The PLA’s final plan relied specifically on Taiwanese restraint when Chinese ships entered Taiwan’s waters and closed in on the vital northwest coastal port of Taipei, a state-of-the-art facility completed in 2012 that included a so-called 4,500-foot berth space, a large amount of Space available for unloading goods. There are plans by the People’s Liberation Army to utilize existing infrastructure to offload hundreds of thousands of troops, thousands of tanks, armored vehicles, heavy engineering equipment, weapons, ammunition, and logistical supplies needed to quickly invade the island. While Taipei was not Taiwan’s largest port, rapid seizure of the docks was essential to the success of the operation, since other Taiwanese port facilities were too far from the capital. This distance and the wide range of steep mountains and winding rivers in Taiwan made rapid transportation of a large PLA armored force from any other port or shore to the capital impossible.

The operational plan called for eight modern Type 075 Yuchen amphibious assault ships, each weighing more than 30,000 tons, to be moved up to Taiwan’s maritime border, while protected by guided missile destroyers of the People’s Liberation Army Navy (PLAN). Xi Jinping’s regime quickly built the Yuchen ships precisely with this mission in mind; Each was a highly capable delivery platform for air assault operations, carrying a combination of up to 28 heavy attack and transport helicopters and 800 troops. In the early morning hours, once the final order is issued, 200 Z-8 and Z-20 transport helicopters, all supported by Z-10 attack gunships, will take off from the docks and head to Taipei Port, as well as Taoyuan International Airport, some distance away. 10 miles south, and the smaller Taipei Songshan Airport, located in the center of the capital, is just three miles north of the Chung Cheng government district. The plan called for helicopters to make the flight within 10 minutes. (Ironically, these aircraft were built based on legally acquired Western technology, with the Z-8 coming from an original design licensed from France, and the Z-20 from the UH-60 Black Hawk, which America sold to China in the 1980s.) The Z-10 was built using Pratt & Whitney engines and assisted by European Airbus and AgustaWestland rotor and transmission mounting designs.)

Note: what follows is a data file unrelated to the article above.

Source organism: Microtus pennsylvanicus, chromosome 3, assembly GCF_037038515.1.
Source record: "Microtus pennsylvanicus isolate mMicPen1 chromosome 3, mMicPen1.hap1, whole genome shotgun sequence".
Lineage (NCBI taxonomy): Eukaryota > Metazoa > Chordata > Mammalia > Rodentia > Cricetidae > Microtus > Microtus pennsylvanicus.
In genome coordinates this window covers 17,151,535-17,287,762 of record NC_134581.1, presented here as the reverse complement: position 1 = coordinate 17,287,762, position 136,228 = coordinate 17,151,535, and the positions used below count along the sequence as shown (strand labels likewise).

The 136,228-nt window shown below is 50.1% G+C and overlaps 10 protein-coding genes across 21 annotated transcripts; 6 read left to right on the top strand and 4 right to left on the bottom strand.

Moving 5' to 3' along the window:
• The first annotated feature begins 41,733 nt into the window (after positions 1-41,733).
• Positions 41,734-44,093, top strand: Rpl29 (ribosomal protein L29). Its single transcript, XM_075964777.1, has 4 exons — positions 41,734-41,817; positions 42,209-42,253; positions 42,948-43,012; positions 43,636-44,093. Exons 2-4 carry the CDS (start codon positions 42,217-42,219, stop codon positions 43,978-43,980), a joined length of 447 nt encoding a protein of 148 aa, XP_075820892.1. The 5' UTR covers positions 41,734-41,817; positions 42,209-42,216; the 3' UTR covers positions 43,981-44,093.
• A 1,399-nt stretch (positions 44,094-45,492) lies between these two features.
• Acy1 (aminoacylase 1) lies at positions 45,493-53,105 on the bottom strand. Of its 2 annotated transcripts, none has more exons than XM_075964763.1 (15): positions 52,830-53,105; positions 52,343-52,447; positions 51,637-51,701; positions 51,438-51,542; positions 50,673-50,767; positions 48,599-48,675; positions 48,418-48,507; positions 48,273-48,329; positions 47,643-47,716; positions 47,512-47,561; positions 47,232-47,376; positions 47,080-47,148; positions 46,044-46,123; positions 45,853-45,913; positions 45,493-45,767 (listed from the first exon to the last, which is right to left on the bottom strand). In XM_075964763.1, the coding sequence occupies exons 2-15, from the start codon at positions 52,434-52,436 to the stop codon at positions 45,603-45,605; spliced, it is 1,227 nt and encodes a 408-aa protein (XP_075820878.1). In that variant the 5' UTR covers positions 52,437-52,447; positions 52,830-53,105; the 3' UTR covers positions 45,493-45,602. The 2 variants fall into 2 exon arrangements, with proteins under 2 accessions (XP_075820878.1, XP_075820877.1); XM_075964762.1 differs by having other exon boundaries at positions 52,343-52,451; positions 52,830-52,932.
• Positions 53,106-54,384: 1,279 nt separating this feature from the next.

Helicopter brigades of the People’s Liberation Army Airborne Corps (PLAAF), the Chinese equivalent of the 101st Airborne Division in the United States, would attack, seize and secure port and airfield facilities, in preparation for follow-on forces with armored vehicles that would land at airfields aboard Chinese Y-20 and Russian-made IL-76 troop transport aircraft. As these transport planes landed, dozens of large ferries and vehicle transport ships – all built to “national defense requirements” and taken over by the PLAN from Chinese industry – were rushing into the captured port and unloading their cargo. Tens of thousands of troops and hundreds of tanks and additional infantry fighting vehicles. Anticipating that the Taiwanese would be able to destroy the port infrastructure before the Chinese landing, the PLA spent years practicing rapid unloading of these ships in ports with minimal cargo handling infrastructure, such as no quayside ramps or supporting tugboats. At the same time, the People’s Liberation Army Air Force’s ground-based missiles, missiles and bombers, along with attack aircraft deployed from two Chinese carriers stationed off Taiwan’s east coast, will strike Taiwanese air bases in an attempt to knock the island’s relatively small air force out of commission before it can. Engage in combat — destroying runways, fuel depots and maintenance infrastructure and targeting the island’s valuable fleet of F-16 fighter jets. Precision-guided ballistic and cruise missiles from the mainland, along with long-range, truck-mounted PHL-16 multiple rocket launchers and drones, will all target fixed radars, fixed weapons platforms, command and control, communications nodes, and maritime facilities. and energy infrastructure, television and radio broadcast towers to sow chaos and hinder the Taiwanese military’s highly centralized decision-making process. US-made Patriot air defense batteries, as well as Taiwan’s domestically developed Sky Bow systems, troop barracks, and anti-ship batteries, were also high-priority targets.